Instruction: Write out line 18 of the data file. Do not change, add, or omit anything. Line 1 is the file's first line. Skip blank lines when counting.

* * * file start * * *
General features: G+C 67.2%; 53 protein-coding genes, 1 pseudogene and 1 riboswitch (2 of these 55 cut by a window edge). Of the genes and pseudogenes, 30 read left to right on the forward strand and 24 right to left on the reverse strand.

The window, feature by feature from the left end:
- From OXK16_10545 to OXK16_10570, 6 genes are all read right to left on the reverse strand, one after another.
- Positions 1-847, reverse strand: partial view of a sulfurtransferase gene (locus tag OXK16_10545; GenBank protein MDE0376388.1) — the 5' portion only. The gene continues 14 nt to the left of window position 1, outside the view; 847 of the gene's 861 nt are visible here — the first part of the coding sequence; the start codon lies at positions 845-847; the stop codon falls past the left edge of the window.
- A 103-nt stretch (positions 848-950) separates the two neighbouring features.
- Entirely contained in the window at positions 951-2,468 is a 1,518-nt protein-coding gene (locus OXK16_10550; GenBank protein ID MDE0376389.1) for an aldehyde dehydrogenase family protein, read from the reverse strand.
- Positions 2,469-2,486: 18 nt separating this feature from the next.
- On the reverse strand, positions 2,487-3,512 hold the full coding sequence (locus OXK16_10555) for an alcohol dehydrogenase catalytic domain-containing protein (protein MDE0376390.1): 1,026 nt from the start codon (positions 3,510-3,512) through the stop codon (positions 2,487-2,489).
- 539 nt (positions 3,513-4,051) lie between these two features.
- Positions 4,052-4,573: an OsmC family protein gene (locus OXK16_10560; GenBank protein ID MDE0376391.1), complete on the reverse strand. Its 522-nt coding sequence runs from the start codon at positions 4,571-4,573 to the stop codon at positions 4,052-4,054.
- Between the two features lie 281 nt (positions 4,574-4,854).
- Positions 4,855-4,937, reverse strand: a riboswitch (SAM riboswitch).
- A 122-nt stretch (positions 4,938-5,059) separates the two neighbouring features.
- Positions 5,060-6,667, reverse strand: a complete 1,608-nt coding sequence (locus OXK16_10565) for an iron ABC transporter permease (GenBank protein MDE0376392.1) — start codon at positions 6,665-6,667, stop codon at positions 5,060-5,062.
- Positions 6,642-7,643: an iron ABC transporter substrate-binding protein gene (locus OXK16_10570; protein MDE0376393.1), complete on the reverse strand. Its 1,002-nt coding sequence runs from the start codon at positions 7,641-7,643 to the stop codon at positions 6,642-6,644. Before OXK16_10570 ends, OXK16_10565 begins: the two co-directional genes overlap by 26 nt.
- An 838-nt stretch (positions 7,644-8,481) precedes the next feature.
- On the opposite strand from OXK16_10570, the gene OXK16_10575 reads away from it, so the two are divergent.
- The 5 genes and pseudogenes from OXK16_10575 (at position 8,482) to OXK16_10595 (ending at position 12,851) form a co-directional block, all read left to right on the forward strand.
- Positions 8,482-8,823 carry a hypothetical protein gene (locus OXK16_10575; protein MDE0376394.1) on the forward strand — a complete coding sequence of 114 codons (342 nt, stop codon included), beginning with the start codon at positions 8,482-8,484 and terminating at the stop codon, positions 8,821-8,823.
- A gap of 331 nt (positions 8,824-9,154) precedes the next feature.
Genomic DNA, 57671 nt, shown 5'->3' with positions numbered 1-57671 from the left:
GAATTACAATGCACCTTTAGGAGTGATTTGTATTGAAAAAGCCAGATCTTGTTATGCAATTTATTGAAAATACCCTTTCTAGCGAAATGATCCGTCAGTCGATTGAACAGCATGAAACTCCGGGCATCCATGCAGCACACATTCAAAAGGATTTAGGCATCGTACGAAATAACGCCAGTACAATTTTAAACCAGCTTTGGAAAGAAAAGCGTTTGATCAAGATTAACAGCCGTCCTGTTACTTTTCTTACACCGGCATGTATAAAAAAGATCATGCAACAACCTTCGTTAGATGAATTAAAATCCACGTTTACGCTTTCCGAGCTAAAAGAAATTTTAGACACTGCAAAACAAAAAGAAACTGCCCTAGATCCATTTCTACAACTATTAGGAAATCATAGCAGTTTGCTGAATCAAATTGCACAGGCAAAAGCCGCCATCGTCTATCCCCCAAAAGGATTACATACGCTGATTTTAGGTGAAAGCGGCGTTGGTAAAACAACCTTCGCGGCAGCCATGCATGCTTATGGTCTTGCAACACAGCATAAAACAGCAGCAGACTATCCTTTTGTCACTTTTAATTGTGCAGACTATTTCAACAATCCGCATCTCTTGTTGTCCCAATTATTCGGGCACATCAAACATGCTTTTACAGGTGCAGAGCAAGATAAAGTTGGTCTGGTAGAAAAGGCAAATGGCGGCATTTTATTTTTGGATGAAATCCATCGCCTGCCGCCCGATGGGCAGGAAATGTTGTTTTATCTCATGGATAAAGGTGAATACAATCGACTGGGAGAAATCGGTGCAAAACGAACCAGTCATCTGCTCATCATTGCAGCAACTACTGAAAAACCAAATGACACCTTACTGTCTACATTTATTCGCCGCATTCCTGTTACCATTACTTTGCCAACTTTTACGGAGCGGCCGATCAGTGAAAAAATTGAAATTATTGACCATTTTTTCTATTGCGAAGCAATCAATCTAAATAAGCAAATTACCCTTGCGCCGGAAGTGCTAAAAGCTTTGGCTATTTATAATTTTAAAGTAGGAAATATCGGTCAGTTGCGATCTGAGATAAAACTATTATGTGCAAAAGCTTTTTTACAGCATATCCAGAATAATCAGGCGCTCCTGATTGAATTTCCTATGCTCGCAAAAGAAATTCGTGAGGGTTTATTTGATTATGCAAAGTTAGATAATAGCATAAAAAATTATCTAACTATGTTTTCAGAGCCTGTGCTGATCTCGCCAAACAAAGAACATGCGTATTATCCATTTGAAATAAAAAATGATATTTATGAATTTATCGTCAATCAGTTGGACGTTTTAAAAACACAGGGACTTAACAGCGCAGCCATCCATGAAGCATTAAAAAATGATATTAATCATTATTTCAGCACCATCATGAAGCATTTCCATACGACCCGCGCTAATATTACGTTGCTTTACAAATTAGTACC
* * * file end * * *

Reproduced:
- The 5 genes and pseudogenes from OXK16_10575 (at position 8,482) to OXK16_10595 (ending at position 12,851) form a co-directional block, all read left to right on the forward strand.